And never before was I made so aware of Peter Grimes as a masterpiece whose impact derives from an arrangement of musical and poetic detail that becomes Shakespearean in its richness. (The pungent libretto is by Montagu Slater, from a poem by George Crabbe.) Peter Grimes is an opera that works thrillingly when fully staged, and even more thrillingly when one is absolved from attending to quaint fisherfolk, tilted cottages and a craggy cliff. Britten’s translucent score is visual and visceral on a level to make Wagner seem hazy. Its depiction of the nattering, narrow-minded village, boiling with the sort of communal dislike that only the English can muster, is Goyaesque. Its rendering of the vast, tumultuous ocean in the famous “Four Sea Interludes” is Turneresque in its terrifying splendor-waves heaving, the “tide that waits for no man” rising and falling, gulls shrieking, salt air stinging. Grimes’ soaring lyric eruptions (“Now the Great Bear and Pleiades where earth moves / Are drawing up the clouds of human grief …”), underscored by dark, lush strings, strain for transcendence like Blake’s Adam.
Mr. Davis’ association with Peter Grimes goes back many years. He made his American operatic debut with the work, conducting it at the Met in 1967 with Jon Vickers in the title role, and he and that great tenor recorded the opera in 1978-a performance that remains unmatched in its projection of violence. (By contrast, the “definitive” 1958 recording, with Britten conducting and Sir Peter Pears as Grimes, seems restrained.) Colleagues of Mr. Davis tell me that his great passion apart from music is weaving, and his mastery of that craft was manifest in the way he brought out the score’s myriad subtleties without losing sight of the larger tapestry that was unfolding.
His musicians and singers were superb. The chorus in Peter Grimes occupies the foreground in its progress from church congregation to lynch mob, and the members of London Symphony Chorus brought this crucial “character” menacingly alive. (They supplied the performance’s one brilliant theatrical touch by turning their backs to Mr. Davis during Grimes’ monologue of despair in Act III, such that their shouting of his name sounded like ricocheting echoes inside his mad head.) All the minor characters-the officious lawyer Swallow, the busybody Mrs. Sedley, the Rector Adams, the tavernkeeper Auntie and so on-had a Dickensian vividness that stopped short of caricature. Janice Watson’s singing of Ellen Orford, the schoolmistress who is Grimes’ only hope for salvation, was sweetly steadfast. Anthony Michaels-Moore was robust-if perhaps a shade too elegant-as Balstrode, the canny, retired seaman.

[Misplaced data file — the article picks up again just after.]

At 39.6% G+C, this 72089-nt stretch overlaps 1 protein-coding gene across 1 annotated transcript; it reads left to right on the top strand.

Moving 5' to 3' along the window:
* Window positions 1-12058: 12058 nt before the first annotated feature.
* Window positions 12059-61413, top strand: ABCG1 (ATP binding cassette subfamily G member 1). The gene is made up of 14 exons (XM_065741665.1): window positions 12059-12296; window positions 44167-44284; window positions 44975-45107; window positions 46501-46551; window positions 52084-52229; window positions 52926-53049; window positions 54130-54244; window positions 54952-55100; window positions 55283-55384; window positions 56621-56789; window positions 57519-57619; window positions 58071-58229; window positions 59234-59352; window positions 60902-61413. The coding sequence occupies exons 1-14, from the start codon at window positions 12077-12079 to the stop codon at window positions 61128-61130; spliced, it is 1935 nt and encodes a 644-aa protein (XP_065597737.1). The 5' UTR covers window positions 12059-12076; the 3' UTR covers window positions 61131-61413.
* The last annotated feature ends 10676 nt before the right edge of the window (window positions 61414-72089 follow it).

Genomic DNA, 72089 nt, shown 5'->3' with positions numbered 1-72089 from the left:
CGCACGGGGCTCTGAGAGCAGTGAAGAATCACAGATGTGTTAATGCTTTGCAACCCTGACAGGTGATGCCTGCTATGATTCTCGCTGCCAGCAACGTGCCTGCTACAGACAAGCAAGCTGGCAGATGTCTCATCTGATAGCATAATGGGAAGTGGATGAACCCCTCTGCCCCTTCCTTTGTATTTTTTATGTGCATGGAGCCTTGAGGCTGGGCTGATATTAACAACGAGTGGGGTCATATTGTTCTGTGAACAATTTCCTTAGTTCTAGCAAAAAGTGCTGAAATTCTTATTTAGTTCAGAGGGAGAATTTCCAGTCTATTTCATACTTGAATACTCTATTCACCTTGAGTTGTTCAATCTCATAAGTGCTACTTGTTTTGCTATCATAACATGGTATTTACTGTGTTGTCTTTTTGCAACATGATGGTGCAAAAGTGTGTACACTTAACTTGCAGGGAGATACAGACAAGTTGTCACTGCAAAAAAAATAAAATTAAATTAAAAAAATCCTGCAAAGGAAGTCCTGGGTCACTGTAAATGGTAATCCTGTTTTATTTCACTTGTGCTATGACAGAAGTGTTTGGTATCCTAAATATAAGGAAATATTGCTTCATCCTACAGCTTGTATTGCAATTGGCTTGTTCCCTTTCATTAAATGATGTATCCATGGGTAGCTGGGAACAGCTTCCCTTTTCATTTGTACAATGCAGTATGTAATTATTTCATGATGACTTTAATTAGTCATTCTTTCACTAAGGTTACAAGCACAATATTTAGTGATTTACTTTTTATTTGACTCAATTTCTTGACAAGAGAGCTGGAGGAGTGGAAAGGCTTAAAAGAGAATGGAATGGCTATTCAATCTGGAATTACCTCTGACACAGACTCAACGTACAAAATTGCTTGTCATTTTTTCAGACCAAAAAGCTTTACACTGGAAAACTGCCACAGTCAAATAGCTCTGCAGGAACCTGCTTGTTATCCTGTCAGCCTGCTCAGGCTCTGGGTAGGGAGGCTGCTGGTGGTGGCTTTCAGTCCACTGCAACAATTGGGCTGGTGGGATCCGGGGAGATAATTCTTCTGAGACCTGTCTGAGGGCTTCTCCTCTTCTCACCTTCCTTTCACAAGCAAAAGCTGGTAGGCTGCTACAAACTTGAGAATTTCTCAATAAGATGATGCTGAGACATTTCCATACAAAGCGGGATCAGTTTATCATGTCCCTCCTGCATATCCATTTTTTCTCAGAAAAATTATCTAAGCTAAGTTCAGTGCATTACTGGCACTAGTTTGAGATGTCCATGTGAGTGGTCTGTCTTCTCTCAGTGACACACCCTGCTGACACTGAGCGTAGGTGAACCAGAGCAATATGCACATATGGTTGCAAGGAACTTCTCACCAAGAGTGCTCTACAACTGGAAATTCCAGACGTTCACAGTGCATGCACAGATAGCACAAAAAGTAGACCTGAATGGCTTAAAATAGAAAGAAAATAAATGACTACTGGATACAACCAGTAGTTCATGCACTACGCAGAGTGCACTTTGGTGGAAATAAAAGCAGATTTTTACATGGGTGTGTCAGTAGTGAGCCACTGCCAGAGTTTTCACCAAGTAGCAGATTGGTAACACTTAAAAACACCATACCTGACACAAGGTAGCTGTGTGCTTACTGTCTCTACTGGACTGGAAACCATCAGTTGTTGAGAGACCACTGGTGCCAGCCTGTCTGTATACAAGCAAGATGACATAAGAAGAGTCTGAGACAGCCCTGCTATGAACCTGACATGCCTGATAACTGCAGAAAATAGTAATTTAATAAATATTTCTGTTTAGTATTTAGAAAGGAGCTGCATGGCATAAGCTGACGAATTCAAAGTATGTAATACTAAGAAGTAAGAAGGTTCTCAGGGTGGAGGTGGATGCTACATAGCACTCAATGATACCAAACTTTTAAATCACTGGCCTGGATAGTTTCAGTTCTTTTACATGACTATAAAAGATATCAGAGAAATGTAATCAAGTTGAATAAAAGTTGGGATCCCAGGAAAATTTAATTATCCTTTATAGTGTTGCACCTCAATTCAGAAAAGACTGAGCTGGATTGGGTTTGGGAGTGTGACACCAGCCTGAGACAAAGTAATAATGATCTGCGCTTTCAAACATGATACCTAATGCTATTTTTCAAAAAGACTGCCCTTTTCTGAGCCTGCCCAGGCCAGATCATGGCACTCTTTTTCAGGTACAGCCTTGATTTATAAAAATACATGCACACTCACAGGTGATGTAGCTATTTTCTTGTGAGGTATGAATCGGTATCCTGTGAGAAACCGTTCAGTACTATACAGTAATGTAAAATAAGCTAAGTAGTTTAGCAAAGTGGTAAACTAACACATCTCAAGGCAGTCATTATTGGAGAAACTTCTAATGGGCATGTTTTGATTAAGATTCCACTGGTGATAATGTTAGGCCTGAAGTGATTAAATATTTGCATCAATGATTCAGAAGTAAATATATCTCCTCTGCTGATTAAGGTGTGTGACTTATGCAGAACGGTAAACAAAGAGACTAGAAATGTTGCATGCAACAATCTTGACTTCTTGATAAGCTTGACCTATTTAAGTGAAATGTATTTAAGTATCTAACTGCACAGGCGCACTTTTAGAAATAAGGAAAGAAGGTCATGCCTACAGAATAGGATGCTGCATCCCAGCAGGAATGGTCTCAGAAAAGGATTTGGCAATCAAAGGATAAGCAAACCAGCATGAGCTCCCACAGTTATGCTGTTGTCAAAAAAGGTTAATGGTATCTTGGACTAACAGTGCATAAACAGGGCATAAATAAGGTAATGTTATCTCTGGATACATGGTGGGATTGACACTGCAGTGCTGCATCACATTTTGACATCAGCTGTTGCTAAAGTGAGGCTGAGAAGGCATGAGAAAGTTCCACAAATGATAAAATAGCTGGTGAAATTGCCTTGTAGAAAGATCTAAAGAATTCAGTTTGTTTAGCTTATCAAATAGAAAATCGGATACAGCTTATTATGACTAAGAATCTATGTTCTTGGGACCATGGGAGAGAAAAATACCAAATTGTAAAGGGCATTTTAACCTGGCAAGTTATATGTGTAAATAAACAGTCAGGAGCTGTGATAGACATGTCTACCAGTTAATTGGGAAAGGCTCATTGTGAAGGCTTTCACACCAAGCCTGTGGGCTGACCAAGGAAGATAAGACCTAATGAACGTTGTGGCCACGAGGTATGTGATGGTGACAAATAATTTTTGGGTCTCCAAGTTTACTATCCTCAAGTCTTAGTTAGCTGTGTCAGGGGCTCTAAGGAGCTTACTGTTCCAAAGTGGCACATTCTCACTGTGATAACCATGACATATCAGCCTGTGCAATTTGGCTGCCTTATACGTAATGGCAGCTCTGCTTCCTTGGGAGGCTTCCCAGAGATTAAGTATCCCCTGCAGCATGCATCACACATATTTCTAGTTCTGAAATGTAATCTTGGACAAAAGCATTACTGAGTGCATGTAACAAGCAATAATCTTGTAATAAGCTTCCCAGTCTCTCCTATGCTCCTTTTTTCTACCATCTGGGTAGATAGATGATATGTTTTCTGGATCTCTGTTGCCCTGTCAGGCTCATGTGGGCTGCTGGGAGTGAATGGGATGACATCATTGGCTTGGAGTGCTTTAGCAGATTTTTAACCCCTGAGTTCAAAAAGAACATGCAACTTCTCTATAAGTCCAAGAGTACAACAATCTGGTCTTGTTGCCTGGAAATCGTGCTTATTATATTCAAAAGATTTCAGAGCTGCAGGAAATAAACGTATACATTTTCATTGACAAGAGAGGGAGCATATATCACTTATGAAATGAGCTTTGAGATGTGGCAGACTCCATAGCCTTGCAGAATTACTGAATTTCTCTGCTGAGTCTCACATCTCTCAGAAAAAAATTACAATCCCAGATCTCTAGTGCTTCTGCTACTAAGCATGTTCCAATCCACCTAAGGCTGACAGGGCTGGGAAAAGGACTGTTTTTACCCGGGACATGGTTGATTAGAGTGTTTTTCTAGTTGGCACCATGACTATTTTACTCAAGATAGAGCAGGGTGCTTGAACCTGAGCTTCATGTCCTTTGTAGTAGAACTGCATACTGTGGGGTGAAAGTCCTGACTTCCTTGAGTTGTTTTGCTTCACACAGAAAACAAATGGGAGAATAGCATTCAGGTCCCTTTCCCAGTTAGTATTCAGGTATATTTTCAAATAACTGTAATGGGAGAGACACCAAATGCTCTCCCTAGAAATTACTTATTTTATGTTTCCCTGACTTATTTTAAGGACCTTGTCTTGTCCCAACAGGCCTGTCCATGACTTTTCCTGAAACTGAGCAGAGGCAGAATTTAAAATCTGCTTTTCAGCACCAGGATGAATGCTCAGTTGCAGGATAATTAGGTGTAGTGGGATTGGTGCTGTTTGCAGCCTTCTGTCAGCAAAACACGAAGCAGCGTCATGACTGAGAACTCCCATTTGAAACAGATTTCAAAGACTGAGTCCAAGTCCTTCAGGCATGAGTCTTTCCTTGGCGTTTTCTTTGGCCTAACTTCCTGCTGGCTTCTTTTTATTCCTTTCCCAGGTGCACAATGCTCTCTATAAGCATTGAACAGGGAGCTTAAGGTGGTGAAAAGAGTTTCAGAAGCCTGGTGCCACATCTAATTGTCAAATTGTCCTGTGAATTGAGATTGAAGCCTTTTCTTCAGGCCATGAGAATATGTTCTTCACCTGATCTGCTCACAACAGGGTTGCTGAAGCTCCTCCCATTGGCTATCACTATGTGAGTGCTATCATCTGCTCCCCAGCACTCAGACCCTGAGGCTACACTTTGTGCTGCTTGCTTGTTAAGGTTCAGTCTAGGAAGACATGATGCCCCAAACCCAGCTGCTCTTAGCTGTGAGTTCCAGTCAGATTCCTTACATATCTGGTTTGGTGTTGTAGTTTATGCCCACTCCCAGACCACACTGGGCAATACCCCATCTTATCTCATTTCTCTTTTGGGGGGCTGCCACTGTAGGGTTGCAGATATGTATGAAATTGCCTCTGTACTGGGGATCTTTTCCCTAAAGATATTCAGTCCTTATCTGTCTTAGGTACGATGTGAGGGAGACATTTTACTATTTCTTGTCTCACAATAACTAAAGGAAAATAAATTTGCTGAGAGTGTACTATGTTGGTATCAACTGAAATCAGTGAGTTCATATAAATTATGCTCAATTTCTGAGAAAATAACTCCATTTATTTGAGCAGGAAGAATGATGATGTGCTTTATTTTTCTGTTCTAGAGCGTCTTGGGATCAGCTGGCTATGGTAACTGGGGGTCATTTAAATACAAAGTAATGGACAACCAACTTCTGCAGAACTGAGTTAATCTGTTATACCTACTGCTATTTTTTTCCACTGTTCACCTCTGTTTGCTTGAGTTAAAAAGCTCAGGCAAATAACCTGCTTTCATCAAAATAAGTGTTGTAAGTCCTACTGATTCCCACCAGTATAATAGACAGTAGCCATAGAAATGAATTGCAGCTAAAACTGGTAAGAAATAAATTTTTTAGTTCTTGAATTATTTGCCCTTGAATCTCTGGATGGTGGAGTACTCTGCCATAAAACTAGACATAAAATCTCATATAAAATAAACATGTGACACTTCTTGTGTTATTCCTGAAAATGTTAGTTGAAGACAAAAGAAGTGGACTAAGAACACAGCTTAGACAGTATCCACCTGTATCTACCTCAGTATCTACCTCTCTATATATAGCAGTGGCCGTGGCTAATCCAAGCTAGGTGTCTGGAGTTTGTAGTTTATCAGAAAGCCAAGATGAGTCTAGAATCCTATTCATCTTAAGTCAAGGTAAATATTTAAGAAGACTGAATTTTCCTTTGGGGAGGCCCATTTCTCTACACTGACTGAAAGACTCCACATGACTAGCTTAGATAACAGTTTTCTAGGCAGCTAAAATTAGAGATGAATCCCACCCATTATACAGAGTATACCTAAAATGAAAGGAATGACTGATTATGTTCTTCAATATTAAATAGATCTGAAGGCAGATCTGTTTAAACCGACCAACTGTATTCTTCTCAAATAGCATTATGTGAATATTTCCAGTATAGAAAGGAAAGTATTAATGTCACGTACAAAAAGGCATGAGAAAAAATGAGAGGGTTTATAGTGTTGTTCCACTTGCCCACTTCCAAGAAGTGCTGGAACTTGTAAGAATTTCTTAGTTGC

Grimes was sung by a burly Australian tenor, Glenn Winslade. There was a good deal of grumbling, both during the intermissions and later, about his wobbling in several of the part’s cruelly exposed high passages (apparently Mr. Winslade had arrived in New York with a froggy throat). But those moments did not diminish what, for me, was a true and moving performance. Mr. Winslade may have lacked the demonic intensity of Jon Vickers, but he brought out Grimes the poetic dreamer with a lyricism that was heartbreaking.
A few days later, after the Firebird rehearsal, I chatted with Mr. Davis and asked him what he thought was the secret behind the L.S.O.’s vivacity. “They’re virtuoso instrumentalists who really listen to each other,” he said. “They know how to give each other space. And they never play anything twice the same way.” He paused for a moment, then smiled and said something that I have never heard a maestro say about his unruly troops: “There’s something very free about these people,” he said approvingly.